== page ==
Thursday, December 1, 2016

Responsibility: It is the Victorian government through VicTrack, a reader says, not the Australian Rail and Track Corporation that manages the north-east  line.
Responsibility: It is the Victorian government through VicTrack, a reader says, not the Australian Rail and Track Corporation that manages the north-east line.

Government in charge

I wish to put out a claim by Bill Tilley about management of the north-east rail line.

While it is true that the Australian Rail Track Corporation has responsibility for managing and maintaining the line, ultimate ownership is the Victorian government through VicTrack. 

That is VicTrack has legal ownership but they lease the track, like a landlord to a rental property, to Public Transport Victoria (PTV), who in turn sub-leases the north-east line to ARTC, with V/Line managing other tracks. 

VicTrack and PTV are both owned and part of the Victorian government. As such, while the Victorian government doesn’t have direct responsibility for managing and maintaining the track, it still has a high level of influence to make sure the track is up to scratch.

I also note that Mr Tilley mentioned that passenger trains don’t really make much money. 

The Farebox Recovery Ratio usually is generally quite low, but that doesn’t mean we should not get the same standards as Melbourne or other regional communities. Other countries usually see partial government financing of passenger rail as a necessary. 

Geoffrey Butt, Wodonga

Students’ visit

I was pleased to welcome Grade 6 students from Victory Lutheran College Wodonga to Parliament House on November 21. 

The students, currently transitioning to Year 7, asked questions about how to improve their community and the role of an elected representative. 

They were excited and optimistic about this new stage of their education. Congratulations and best wishes to them as they continue their studies.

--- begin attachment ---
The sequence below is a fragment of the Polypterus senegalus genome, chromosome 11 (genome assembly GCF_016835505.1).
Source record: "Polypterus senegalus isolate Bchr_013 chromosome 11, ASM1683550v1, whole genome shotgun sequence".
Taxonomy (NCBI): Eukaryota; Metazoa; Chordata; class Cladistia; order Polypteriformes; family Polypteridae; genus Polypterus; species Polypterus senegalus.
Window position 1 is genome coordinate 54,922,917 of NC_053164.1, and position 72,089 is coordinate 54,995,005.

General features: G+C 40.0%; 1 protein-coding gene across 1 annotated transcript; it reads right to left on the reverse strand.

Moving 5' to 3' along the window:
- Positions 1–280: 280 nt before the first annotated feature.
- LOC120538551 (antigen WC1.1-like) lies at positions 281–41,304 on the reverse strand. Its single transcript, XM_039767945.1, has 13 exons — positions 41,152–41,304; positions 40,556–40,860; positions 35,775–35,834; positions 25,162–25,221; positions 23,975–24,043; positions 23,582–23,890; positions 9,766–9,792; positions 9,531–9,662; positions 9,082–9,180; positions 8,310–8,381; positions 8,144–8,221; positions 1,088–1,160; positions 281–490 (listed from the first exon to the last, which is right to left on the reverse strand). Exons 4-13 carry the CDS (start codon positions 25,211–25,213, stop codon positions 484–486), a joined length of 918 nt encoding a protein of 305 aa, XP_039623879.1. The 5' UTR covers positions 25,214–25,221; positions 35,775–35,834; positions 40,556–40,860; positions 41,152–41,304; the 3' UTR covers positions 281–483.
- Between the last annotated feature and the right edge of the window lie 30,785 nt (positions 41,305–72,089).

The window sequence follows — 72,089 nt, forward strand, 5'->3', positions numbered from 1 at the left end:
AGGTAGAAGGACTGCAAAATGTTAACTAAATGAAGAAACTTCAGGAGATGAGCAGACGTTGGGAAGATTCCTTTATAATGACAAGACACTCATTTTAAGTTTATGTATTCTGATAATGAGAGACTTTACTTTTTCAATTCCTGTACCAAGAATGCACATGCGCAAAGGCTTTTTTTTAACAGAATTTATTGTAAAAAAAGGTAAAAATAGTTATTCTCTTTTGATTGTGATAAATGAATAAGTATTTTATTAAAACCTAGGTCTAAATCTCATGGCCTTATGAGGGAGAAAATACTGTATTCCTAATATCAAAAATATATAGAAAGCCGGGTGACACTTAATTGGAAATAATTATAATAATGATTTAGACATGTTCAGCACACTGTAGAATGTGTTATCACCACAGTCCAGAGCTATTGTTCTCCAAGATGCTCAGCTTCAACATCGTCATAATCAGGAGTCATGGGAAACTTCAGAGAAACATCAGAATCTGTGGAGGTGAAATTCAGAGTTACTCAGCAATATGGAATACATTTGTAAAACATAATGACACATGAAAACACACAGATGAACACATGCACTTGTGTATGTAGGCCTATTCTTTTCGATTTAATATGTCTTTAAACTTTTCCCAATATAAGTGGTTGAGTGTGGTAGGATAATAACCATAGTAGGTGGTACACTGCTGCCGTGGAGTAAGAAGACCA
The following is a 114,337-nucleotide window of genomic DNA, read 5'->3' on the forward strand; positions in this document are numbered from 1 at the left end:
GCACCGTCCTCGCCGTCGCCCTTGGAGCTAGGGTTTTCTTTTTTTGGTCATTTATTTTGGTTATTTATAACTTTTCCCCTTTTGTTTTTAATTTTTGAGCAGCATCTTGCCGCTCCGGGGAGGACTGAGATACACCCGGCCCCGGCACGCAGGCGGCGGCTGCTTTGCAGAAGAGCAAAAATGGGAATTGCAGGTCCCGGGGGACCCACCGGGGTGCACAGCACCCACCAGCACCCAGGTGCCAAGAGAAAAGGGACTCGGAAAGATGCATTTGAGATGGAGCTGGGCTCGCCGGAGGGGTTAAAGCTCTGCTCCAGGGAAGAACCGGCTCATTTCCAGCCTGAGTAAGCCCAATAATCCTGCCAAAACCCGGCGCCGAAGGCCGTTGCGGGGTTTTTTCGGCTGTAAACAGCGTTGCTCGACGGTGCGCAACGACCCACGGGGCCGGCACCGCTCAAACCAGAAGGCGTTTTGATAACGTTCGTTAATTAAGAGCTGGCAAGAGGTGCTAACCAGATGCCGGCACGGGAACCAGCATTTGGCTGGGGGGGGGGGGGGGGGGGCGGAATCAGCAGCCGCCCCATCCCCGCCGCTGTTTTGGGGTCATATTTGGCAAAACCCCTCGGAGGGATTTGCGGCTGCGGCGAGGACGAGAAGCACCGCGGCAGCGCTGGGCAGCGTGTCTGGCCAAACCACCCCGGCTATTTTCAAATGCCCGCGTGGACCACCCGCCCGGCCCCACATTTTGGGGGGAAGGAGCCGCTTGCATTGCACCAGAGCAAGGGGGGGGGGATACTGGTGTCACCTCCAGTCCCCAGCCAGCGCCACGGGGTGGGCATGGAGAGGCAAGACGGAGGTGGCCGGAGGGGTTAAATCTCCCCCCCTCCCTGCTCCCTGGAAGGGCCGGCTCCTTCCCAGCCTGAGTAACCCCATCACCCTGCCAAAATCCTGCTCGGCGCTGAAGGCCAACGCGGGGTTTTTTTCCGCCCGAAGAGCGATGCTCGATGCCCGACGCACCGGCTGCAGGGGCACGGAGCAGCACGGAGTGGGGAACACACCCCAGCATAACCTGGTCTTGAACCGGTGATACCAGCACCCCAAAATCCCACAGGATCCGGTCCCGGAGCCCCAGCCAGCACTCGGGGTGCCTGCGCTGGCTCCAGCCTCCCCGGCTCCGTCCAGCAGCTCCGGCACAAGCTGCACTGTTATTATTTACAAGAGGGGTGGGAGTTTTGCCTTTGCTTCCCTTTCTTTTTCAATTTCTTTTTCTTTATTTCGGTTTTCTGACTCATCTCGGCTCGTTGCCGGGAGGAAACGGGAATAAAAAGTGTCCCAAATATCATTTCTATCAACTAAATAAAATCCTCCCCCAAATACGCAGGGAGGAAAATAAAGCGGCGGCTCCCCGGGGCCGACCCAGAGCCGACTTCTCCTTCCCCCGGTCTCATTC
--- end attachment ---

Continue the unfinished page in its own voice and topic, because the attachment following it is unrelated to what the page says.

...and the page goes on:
Visits by schools to Parliament House are always a high point of time in Canberra. Information about making a booking and funding to help with costs can be found at 

Cathy McGowan, Independent member for Indi 

All berries are safe

Recently The Border Mail published an article titled “A berry natural farming method” (November 18).

The article described how a berry grower has reduced the need for pesticides by using integrated pest management, which is control based on pest observation and use of biological methods.

However, in the article the comment “you just can’t have kids eating fruit covered in chemicals” gives a false impression of the safety of fruit sold to the public. Any commercial fruit grower applying pesticide to fruit crops must abide by strict rules. Firstly, the grower must be licensed to use the chemical, they must also keep log books recording any application and most importantly they must abide by what is known as a “withholding period”, which is the time that must elapse between application and harvest.

This period of time is designed to ensure the public is not eating fruit covered in chemicals. To ensure the safety of food, government authorities also sample produce from markets and test them for residues to ensure rules are being observed.

I applaud that Mr Dunnett is using integrated pest management, but I think the article may have left readers with the impression that he is the exception in this regard. Our association has 50 members and the great majority, if not all of them, use integrated pest management. 

Indeed, the techniques used were partly developed and tested by research funded with levies paid by growers. 

These levies are used for research to ensure that strawberries are produced in an environmentally sustainable way and with the minimum possible use of pesticides.

Sam Violi, president, Victorian Strawberry Growers Association